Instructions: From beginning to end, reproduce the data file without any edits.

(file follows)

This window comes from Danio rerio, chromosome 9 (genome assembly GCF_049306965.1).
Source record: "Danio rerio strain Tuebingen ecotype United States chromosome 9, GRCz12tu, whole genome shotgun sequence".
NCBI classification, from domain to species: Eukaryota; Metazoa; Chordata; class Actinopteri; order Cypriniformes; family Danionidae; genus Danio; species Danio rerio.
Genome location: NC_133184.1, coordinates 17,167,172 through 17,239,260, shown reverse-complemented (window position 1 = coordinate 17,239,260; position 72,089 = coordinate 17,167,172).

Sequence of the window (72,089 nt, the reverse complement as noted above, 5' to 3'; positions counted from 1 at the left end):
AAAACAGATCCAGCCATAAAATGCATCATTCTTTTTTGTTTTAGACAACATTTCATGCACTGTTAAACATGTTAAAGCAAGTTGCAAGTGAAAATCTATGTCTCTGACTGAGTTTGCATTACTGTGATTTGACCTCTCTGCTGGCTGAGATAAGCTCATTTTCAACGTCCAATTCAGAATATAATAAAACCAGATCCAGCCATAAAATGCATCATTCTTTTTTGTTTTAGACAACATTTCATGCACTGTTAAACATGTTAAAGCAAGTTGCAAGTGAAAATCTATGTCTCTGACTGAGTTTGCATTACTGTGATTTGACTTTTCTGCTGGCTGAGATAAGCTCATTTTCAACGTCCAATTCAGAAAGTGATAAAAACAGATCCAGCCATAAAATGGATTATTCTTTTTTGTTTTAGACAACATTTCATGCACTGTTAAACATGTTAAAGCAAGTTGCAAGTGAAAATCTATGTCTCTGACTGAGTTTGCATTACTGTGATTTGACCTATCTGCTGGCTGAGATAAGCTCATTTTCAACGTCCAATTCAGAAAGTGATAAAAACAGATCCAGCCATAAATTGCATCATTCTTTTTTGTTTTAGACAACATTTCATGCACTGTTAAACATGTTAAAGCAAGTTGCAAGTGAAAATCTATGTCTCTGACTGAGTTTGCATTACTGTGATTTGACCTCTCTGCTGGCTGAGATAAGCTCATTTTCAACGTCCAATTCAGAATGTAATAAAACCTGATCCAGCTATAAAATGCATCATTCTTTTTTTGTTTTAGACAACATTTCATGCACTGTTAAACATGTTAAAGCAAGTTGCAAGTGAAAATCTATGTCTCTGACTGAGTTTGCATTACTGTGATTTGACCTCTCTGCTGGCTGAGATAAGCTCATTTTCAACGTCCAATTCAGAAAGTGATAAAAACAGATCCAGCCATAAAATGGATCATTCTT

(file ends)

This window comes from Danio rerio, chromosome 9 (genome assembly GCF_049306965.1).
Source record: "Danio rerio strain Tuebingen ecotype United States chromosome 9, GRCz12tu, whole genome shotgun sequence".
NCBI classification, from domain to species: Eukaryota; Metazoa; Chordata; class Actinopteri; order Cypriniformes; family Danionidae; genus Danio; species Danio rerio.
Genome location: NC_133184.1, coordinates 17,167,172 through 17,239,260, shown reverse-complemented (window position 1 = coordinate 17,239,260; position 72,089 = coordinate 17,167,172).

Sequence of the window (72,089 nt, the reverse complement as noted above, 5' to 3'; positions counted from 1 at the left end):
AAAACAGATCCAGCCATAAAATGCATCATTCTTTTTTGTTTTAGACAACATTTCATGCACTGTTAAACATGTTAAAGCAAGTTGCAAGTGAAAATCTATGTCTCTGACTGAGTTTGCATTACTGTGATTTGACCTCTCTGCTGGCTGAGATAAGCTCATTTTCAACGTCCAATTCAGAATATAATAAAACCAGATCCAGCCATAAAATGCATCATTCTTTTTTGTTTTAGACAACATTTCATGCACTGTTAAACATGTTAAAGCAAGTTGCAAGTGAAAATCTATGTCTCTGACTGAGTTTGCATTACTGTGATTTGACTTTTCTGCTGGCTGAGATAAGCTCATTTTCAACGTCCAATTCAGAAAGTGATAAAAACAGATCCAGCCATAAAATGGATTATTCTTTTTTGTTTTAGACAACATTTCATGCACTGTTAAACATGTTAAAGCAAGTTGCAAGTGAAAATCTATGTCTCTGACTGAGTTTGCATTACTGTGATTTGACCTATCTGCTGGCTGAGATAAGCTCATTTTCAACGTCCAATTCAGAAAGTGATAAAAACAGATCCAGCCATAAATTGCATCATTCTTTTTTGTTTTAGACAACATTTCATGCACTGTTAAACATGTTAAAGCAAGTTGCAAGTGAAAATCTATGTCTCTGACTGAGTTTGCATTACTGTGATTTGACCTCTCTGCTGGCTGAGATAAGCTCATTTTCAACGTCCAATTCAGAATGTAATAAAACCTGATCCAGCTATAAAATGCATCATTCTTTTTTTGTTTTAGACAACATTTCATGCACTGTTAAACATGTTAAAGCAAGTTGCAAGTGAAAATCTATGTCTCTGACTGAGTTTGCATTACTGTGATTTGACCTCTCTGCTGGCTGAGATAAGCTCATTTTCAACGTCCAATTCAGAAAGTGATAAAAACAGATCCAGCCATAAAATGGATCATTCTT